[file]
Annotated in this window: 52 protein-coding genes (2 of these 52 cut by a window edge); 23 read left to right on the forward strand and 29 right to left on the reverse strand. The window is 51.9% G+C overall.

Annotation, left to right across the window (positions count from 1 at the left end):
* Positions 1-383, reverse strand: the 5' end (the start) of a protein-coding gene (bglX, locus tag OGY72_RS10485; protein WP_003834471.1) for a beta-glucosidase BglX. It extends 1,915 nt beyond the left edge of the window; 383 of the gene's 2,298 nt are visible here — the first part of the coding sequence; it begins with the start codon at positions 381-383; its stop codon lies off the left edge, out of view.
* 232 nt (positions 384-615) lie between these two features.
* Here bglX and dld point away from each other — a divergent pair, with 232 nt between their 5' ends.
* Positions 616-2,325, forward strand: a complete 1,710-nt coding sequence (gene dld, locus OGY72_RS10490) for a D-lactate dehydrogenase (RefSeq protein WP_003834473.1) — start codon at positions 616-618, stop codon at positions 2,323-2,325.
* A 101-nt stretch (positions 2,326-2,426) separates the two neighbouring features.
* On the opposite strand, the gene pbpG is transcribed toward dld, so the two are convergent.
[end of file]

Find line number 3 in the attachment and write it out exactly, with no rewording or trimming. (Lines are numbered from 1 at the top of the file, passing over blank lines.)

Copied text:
* Positions 1-383, reverse strand: the 5' end (the start) of a protein-coding gene (bglX, locus tag OGY72_RS10485; protein WP_003834471.1) for a beta-glucosidase BglX. It extends 1,915 nt beyond the left edge of the window; 383 of the gene's 2,298 nt are visible here — the first part of the coding sequence; it begins with the start codon at positions 381-383; its stop codon lies off the left edge, out of view.